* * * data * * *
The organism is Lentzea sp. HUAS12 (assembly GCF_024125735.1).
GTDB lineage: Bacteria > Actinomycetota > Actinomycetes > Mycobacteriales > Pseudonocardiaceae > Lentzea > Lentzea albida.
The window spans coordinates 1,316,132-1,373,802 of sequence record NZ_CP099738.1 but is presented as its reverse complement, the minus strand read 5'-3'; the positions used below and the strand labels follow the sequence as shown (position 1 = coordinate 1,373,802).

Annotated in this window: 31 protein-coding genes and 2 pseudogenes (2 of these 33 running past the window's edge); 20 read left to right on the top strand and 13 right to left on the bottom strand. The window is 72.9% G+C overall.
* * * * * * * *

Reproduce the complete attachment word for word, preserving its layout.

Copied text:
The organism is Lentzea sp. HUAS12 (assembly GCF_024125735.1).
GTDB lineage: Bacteria > Actinomycetota > Actinomycetes > Mycobacteriales > Pseudonocardiaceae > Lentzea > Lentzea albida.
The window spans coordinates 1,316,132-1,373,802 of sequence record NZ_CP099738.1 but is presented as its reverse complement, the minus strand read 5'-3'; the positions used below and the strand labels follow the sequence as shown (position 1 = coordinate 1,373,802).

Annotated in this window: 31 protein-coding genes and 2 pseudogenes (2 of these 33 running past the window's edge); 20 read left to right on the top strand and 13 right to left on the bottom strand. The window is 72.9% G+C overall.